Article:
Cross-talk between signaling pathways is increasingly recognized as integral to cellular function. We investigated whether the mitogen-activated protein kinase (MAPK) pathway alters vasopressin (AVP) stimulation of protein kinase A (PKA) by specifically studying the role of Ras. Mouse cortical collecting duct cells (M-1) were transfected with a cDNA encoding oncogenic Ras. Transfection was confirmed by Western blot analysis and functionally by enhanced basal MAPK activity. When compared with basal MAPK activity of 26.4 +/- 6.6 pmol/mg/min in controls, basal MAPK activity varied widely in Ras-transfected clones from 29.0 +/- 6.6 to 96.6 +/- 13.4 pmol/mg/min. Clones that functionally expressed activated Ras displayed complete abolition of AVP-stimulated PKA activity, whereas those that failed to express elevated basal MAPK activity showed intact AVP-stimulated PKA. The correlation between expression of high basal MAPK activity and inhibition of AVP-induced PKA yielded a correlation coefficient of -0.92 (P = 0.009). Exposure to 10 microM forskolin or 1 microgram/ml cholera toxin resulted in comparable activation of PKA in all clones. We found no correlation between PKC activity of the clones and PKA inhibition. To assess whether the observed effect was due to one known Ras target, cells were transfected with constitutively activated Raf. M-1 cells expressing activated Raf exhibited elevated MAPK activity. The Raf clones showed no impairment of AVP-stimulated PKA activity. We conclude that expression of activated Ras is inhibitory of AVP-induced PKA activation in the M-1 cortical collecting duct cell line at a site proximal to G alpha s protein. The failure of Raf to influence AVP signaling indicates that the action of Ras is through a pathway independent of this Ras target.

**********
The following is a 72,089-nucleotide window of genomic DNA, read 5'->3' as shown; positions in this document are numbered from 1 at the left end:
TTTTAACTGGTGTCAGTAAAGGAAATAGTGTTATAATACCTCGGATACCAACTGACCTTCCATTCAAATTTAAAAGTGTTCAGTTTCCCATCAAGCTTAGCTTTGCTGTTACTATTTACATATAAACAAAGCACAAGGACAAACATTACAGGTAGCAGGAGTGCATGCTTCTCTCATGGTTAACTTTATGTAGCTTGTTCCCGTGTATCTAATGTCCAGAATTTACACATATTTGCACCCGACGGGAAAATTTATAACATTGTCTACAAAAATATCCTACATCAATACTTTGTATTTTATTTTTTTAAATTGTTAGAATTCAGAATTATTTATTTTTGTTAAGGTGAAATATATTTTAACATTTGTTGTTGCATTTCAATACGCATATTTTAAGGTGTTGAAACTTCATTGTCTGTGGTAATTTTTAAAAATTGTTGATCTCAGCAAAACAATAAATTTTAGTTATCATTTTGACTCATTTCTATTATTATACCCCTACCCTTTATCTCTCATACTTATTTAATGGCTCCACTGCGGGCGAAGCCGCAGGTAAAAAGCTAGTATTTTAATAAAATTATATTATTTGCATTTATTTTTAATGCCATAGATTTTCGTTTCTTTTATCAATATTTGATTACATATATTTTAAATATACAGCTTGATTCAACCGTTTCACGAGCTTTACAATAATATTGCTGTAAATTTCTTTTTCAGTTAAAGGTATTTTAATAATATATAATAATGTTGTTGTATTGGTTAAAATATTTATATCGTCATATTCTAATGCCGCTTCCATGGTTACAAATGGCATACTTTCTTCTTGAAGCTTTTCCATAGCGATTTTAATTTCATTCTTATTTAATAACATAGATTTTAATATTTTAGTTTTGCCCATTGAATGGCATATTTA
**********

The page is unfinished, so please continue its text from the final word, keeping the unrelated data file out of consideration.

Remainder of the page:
R Wong, L Heasley, L Ao, T Berl